Another microbiome breakthrough for the books

It’s hard to believe how “new” the idea of a healthy microbiome was back when I wrote my book, Boost Your Health with Bacteria, a decade ago.

It was around the same time that the National Institutes of Health first launched the Human Microbiome Project—with the goal of mapping the components of a healthy microbiome, and pinpointing the diseases associated with it.

And now, scientists are working hard on the project’s second phase. In fact, they have been since 2013. And things are really starting to heat up, with new reports on the specific mechanisms behind gut bacteria’s role in disease coming in by the day.

So let’s dive right into the latest updates…

Imbalance triggers inflammation 

Researchers from Harvard and MIT teamed up to bring us this new study—the first to show the actual biochemical processes behind microbiome disruption and inflammatory bowel disease (IBD).

Not to be confused with irritable bowel syndrome (IBS), IBD includes chronic conditions like Crohn’s disease and ulcerative colitis, which are disease processes driven by immune dysfunction. The main goal of the study was to identify the exact role that changes in the microbiome play in fueling IBD.

The team’s work confirmed previous findings—linking IBD to lower microbial diversity, and disruptions in the balance of gut bacteria responsible for inflammatory responses. But new tools allowed these researchers to take things a step further and identify why these changes took place.

For one thing, results showed that IBD sufferers have fewer bacterially-generated chemical metabolites in their guts during disease flare-ups.

This could be for a variety of reasons—including lower levels of good bacteria, poor nutrient absorption, and greater frequency in urgent bowel movements. Ultimately, the result was a destabilization of the gut’s ecosystem… and an accompanying increase in inflammation.

The researchers also found that, when IBD patients were symptomatic, they had lower levels of vitamins B5 and B3 than people without IBD.

This was particularly interesting to me. Because long before we ever really knew that much about gut health, I would always give pantethine—which is the more absorbable form of B5—to my patients with any IBD-related disorder.

And now, I know exactly why it contributed to their improvement.

The right way to restore your gut

The gut microbiome plays host to trillions of bacteria, viruses, and fungi. Every person is working with a different setup… but the effects of disruption are universally damaging.

Gut bacteria plays a key role in a number of major diseases. IBD is just one of them, affecting more than three million people worldwide, and counting.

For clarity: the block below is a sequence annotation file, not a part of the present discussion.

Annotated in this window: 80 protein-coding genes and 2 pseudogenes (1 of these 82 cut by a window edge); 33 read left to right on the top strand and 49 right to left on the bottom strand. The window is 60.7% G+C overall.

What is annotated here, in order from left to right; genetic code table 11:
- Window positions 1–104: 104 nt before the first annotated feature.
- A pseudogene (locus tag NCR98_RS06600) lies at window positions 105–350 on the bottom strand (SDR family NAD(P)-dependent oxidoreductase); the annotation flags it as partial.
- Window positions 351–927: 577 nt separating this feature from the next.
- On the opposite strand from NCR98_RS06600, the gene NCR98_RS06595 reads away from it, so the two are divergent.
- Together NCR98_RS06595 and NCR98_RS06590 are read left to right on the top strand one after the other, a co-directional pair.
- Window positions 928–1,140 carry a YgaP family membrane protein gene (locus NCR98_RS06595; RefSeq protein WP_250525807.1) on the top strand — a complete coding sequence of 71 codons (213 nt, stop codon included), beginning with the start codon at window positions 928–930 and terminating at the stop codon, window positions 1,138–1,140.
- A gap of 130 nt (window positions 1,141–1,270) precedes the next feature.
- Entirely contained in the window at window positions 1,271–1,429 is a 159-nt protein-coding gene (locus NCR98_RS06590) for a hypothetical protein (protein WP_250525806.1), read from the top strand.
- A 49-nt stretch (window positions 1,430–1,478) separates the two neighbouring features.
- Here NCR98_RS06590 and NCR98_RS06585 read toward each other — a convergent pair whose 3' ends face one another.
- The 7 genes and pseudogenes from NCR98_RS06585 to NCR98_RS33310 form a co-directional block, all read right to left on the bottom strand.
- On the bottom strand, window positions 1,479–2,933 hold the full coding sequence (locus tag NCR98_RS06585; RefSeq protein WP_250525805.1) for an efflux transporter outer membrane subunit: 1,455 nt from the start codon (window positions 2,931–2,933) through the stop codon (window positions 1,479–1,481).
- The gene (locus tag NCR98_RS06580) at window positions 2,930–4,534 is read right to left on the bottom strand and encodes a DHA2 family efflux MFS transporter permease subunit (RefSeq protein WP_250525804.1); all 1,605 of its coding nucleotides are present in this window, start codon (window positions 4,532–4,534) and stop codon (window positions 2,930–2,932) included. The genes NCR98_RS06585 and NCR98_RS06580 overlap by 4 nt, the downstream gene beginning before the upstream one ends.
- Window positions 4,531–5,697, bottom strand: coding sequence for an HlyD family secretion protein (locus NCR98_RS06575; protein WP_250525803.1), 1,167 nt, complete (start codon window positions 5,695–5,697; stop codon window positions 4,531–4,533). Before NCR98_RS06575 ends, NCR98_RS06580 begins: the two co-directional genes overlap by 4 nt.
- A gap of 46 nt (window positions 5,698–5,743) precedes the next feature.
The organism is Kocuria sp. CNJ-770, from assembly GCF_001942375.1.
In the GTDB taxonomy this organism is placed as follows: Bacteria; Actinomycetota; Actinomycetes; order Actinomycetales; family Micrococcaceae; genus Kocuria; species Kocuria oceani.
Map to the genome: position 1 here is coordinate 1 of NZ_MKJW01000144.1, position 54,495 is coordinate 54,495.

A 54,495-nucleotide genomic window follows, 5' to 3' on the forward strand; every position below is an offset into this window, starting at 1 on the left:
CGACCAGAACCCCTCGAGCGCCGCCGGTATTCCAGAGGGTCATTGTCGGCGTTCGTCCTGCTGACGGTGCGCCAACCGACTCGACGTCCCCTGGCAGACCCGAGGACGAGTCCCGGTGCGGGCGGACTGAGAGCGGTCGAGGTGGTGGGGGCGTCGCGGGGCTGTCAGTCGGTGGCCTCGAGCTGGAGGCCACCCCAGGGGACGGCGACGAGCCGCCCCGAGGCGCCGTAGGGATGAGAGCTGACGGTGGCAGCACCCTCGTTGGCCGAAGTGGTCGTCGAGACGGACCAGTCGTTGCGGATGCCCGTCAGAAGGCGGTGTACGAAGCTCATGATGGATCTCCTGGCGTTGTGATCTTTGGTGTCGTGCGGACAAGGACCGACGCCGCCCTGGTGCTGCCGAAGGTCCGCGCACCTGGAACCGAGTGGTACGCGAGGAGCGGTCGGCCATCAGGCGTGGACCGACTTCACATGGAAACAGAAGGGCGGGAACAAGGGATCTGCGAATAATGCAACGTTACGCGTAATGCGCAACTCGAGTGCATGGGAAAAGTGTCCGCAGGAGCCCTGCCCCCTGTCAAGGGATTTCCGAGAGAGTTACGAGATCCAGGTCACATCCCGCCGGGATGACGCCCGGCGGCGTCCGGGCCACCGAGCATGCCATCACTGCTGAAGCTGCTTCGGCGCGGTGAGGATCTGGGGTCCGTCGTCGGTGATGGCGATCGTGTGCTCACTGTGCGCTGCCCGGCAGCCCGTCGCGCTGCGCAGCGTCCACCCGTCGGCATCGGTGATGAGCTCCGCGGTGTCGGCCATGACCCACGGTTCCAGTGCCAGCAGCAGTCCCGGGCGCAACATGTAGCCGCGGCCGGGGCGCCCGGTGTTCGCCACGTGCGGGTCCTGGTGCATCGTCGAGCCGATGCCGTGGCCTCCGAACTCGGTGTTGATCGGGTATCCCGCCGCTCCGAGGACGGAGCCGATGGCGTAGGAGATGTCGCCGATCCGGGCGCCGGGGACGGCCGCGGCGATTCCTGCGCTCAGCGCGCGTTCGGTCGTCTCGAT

Not to mention, this study only looked at a handful of common bowel disorders. So you can just imagine the kind of information we’ll end up with once researchers really start to widen their focus…

In the meantime, here’s what we know: Different forms of IBD have distinct effects on the composition and activity of your gut’s microbial population.

This study looked at everything from polyunsaturated fatty acids and bile acid derivatives, to immune response pathways, in order to arrive at that conclusion. Unfortunately, researchers were also clear about the ultimate goal here—which is, of course, to develop new drugs.

And honestly, what else did you expect? For all of the interest sparked by this “new” holistic way of understanding disease, it’s hard to imagine American medicine ever being anything but myopic and profit-hungry.

Yes, patients in the throes of disease deserve fast relief from treatments that actually work. But the bottom line to healing your gut boils down to what you eat and drink. So there’s no reason to sit back and suffer while you wait for new treatments to come along—especially if they’re expensive and laden with side effects.

Be proactive about your diet and supplement program and you’ll feel like a brand-new person. It may sound too simple to be true—but I assure you, in most cases, that’s really all it takes.

In fact, I devoted significant portions of the March and April 2019 issues of my monthly newsletter, Logical Health Alternatives, to this very topic. Subscribers have access to these articles, and more, in my archives.

So if you haven’t yet, I urge you to sign up today. Because I’d love for you to see for yourself what a difference microbiome rehab can make.


“How microbiome is disrupted during IBD: Human Microbiome Project.” Science Daily, 05/29/2019. (